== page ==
Spent a pleasant afternoon at the Melbourne inaugural "Love Vintage" show at the Royal Showgrounds yesterday. I saw the ad a couple of weeks ago and thought it might be a good place to see some fashion from my favourite period, the Art Deco era (approx. 1920s-1930s). Remember the Mrs. Bradley Mysteries on BBC? Well, Diana Rigg (of former 'Avengers' fame) embodied the style magnificently. As did the girls from 'The House of Elliott'!
Although I did see some nice pieces from that era, much of the period fashion available was really from the 1950s and 1960s, and I got the feeling quite a lot of it was more or less 'Op Shop Chic'. I wouldn't have been seen dead in some of the clobber in the 1950s either!
On a more positive note, the fashion show highlighted some of the better samples, especially some of the 'flapper' style dresses, which were often made of sheer fabric and heavily embroidered. They're really museum pieces and need to be treated with respect and care, so fragile are some of them. Looking through the racks, I did see some amazing fabrics, even if the dresses weren't all that stylish. There were lots of other paraphernalia, such as shoes, hats, gloves (actual kid gloves!), scarves, handbags, and jewellery. A couple of antique shops specialising in 'vintage' items had some exquisite pieces on show. I was glad to see a good assortment of Leah Stein brooches, even though they were somewhat overpriced. These very distinct Art Deco style brooches are made of a bakelite material, and are very collectable. I didn't have the money to spend on one, but I got myself a little black cat brooch which is in similar style.
One activity I really enjoyed watching was the 'vintage' hairdressing. Two hairdressers turned visitors into screen godesses before our eyes! Remember those elaborate hairdos of the 40s, with chignons, rolls, and piled-up curls? Some of the show's visitors had dressed up in period style, and the hairstyle just added that final touch! Even little girls, with long tresses, were turned into little 1940s poppets!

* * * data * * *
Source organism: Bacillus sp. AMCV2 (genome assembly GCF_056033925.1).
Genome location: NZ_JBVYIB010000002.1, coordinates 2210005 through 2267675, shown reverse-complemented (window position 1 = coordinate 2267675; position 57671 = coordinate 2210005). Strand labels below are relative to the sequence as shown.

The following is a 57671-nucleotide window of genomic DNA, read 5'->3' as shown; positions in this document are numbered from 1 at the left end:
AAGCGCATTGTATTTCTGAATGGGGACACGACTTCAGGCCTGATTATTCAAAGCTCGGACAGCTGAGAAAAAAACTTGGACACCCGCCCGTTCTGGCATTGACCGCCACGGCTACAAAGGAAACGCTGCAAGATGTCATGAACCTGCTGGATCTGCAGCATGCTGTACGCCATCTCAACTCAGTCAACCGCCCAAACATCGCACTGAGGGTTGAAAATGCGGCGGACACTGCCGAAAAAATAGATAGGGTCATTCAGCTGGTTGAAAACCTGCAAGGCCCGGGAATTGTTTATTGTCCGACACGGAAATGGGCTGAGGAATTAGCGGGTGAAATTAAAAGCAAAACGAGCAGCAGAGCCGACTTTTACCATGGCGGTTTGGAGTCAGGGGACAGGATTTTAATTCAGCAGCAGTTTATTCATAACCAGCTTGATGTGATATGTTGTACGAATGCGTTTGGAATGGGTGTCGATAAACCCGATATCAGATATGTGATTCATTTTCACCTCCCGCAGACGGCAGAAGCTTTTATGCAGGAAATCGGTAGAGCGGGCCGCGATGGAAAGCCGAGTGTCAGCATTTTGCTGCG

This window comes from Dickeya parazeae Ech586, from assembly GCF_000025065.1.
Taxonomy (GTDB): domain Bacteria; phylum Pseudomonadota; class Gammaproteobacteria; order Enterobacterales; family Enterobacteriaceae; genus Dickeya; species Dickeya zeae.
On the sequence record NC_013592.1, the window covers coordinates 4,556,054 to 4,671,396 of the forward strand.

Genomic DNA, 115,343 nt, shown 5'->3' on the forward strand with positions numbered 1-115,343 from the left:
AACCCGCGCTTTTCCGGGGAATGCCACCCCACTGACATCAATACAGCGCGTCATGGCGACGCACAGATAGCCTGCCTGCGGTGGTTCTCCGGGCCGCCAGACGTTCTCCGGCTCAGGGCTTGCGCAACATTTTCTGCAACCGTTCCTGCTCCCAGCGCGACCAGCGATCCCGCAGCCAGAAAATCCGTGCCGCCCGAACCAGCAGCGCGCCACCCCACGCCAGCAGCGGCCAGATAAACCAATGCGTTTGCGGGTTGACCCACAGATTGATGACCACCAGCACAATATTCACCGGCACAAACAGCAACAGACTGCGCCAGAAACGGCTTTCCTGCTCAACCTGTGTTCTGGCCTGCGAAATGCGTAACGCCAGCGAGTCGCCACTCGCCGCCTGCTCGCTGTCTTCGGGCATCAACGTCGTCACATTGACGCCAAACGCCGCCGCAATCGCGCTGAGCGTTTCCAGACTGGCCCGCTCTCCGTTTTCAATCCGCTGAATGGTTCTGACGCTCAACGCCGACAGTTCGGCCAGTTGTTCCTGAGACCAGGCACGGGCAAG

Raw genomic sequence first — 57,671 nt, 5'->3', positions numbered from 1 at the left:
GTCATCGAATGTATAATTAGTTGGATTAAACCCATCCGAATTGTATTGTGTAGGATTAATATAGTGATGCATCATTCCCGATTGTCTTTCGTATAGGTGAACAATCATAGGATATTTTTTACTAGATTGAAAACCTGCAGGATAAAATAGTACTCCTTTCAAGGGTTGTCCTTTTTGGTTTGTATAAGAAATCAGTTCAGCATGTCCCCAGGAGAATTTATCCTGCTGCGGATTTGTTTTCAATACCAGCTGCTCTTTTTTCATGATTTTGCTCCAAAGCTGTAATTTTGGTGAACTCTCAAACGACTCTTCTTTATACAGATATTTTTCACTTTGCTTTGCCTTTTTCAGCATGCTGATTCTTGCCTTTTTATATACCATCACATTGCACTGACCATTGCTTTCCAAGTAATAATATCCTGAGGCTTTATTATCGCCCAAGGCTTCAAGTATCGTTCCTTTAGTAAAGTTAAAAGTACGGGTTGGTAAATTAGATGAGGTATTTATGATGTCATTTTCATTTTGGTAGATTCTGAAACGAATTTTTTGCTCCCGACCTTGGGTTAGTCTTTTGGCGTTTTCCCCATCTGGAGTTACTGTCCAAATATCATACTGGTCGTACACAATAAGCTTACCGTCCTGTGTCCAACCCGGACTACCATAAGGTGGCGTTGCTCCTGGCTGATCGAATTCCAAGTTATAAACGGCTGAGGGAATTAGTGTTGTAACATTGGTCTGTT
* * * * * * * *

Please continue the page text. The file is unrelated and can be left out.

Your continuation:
While rummaging through the garments, I noticed that most of them were for very small sizes; I guess not many people had much to eat after the wars, with rationing and all, and were of small build. Today's average women's size is a 14, in those days it looked more like a 10 to 12.
I had to restrain myself at one of the stands; they were selling a stack of 24 original 1930s hand pieced quilt blocks, enough to make up a queen-sized bed spread! Very tempting, but I remembered just in time the number of UFOs languishing on my sewing table! Instead, I found this adorable little Art Deco Dachshund, which, after taking its coat off, turns into a pocket comb!
And it was made in England!